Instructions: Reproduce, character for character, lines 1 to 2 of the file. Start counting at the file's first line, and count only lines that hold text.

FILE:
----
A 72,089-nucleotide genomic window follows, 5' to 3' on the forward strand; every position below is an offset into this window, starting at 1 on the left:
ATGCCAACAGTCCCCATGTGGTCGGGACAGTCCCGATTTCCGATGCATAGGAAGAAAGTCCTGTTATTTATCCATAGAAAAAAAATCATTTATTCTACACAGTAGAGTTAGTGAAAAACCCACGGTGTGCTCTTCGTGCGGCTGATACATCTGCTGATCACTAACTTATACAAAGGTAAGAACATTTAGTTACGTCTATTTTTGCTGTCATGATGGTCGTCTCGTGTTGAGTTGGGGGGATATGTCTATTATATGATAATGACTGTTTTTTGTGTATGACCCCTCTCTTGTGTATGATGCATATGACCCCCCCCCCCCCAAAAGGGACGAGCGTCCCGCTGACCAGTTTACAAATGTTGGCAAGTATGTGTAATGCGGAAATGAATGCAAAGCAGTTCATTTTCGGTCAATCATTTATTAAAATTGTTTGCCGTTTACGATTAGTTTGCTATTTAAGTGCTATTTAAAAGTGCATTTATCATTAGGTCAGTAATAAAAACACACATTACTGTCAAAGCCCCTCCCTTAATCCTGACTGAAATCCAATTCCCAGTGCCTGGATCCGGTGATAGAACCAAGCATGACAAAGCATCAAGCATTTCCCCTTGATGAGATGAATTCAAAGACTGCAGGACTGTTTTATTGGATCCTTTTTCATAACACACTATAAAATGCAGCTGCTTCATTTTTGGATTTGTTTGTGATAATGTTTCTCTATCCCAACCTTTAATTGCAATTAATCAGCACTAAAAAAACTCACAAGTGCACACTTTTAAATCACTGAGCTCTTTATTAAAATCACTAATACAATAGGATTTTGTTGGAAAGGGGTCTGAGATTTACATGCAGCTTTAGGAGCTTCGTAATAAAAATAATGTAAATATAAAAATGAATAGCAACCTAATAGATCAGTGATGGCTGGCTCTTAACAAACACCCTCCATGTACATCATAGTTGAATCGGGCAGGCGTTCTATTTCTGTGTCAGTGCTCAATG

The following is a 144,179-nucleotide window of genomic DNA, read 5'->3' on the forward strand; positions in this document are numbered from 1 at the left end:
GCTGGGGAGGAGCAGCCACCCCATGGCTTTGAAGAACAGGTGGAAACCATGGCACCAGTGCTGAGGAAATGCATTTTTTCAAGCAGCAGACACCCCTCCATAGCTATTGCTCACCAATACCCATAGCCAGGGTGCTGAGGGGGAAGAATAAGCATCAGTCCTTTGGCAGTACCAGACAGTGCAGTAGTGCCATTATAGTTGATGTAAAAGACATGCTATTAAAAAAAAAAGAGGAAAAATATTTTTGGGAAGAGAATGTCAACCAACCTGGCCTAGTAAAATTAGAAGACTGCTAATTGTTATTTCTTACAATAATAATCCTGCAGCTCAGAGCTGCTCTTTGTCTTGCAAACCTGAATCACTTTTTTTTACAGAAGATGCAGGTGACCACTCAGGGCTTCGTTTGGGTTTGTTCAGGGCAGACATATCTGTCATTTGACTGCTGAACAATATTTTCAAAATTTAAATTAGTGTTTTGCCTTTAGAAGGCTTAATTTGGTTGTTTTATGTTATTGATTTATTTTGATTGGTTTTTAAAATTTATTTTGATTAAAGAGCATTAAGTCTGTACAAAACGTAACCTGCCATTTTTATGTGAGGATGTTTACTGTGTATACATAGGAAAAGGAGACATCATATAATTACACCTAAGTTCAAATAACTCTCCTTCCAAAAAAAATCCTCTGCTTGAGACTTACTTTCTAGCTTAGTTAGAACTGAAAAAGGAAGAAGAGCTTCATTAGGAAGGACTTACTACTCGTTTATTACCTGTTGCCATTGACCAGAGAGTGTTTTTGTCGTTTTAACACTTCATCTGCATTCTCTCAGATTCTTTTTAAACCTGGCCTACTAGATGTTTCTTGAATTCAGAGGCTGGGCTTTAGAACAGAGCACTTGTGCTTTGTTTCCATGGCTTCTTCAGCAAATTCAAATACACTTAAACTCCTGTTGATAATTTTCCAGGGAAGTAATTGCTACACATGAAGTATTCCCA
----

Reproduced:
A 72,089-nucleotide genomic window follows, 5' to 3' on the forward strand; every position below is an offset into this window, starting at 1 on the left:
ATGCCAACAGTCCCCATGTGGTCGGGACAGTCCCGATTTCCGATGCATAGGAAGAAAGTCCTGTTATTTATCCATAGAAAAAAAATCATTTATTCTACACAGTAGAGTTAGTGAAAAACCCACGGTGTGCTCTTCGTGCGGCTGATACATCTGCTGATCACTAACTTATACAAAGGTAAGAACATTTAGTTACGTCTATTTTTGCTGTCATGATGGTCGTCTCGTGTTGAGTTGGGGGGATATGTCTATTATATGATAATGACTGTTTTTTGTGTATGACCCCTCTCTTGTGTATGATGCATATGACCCCCCCCCCCCCAAAAGGGACGAGCGTCCCGCTGACCAGTTTACAAATGTTGGCAAGTATGTGTAATGCGGAAATGAATGCAAAGCAGTTCATTTTCGGTCAATCATTTATTAAAATTGTTTGCCGTTTACGATTAGTTTGCTATTTAAGTGCTATTTAAAAGTGCATTTATCATTAGGTCAGTAATAAAAACACACATTACTGTCAAAGCCCCTCCCTTAATCCTGACTGAAATCCAATTCCCAGTGCCTGGATCCGGTGATAGAACCAAGCATGACAAAGCATCAAGCATTTCCCCTTGATGAGATGAATTCAAAGACTGCAGGACTGTTTTATTGGATCCTTTTTCATAACACACTATAAAATGCAGCTGCTTCATTTTTGGATTTGTTTGTGATAATGTTTCTCTATCCCAACCTTTAATTGCAATTAATCAGCACTAAAAAAACTCACAAGTGCACACTTTTAAATCACTGAGCTCTTTATTAAAATCACTAATACAATAGGATTTTGTTGGAAAGGGGTCTGAGATTTACATGCAGCTTTAGGAGCTTCGTAATAAAAATAATGTAAATATAAAAATGAATAGCAACCTAATAGATCAGTGATGGCTGGCTCTTAACAAACACCCTCCATGTACATCATAGTTGAATCGGGCAGGCGTTCTATTTCTGTGTCAGTGCTCAATG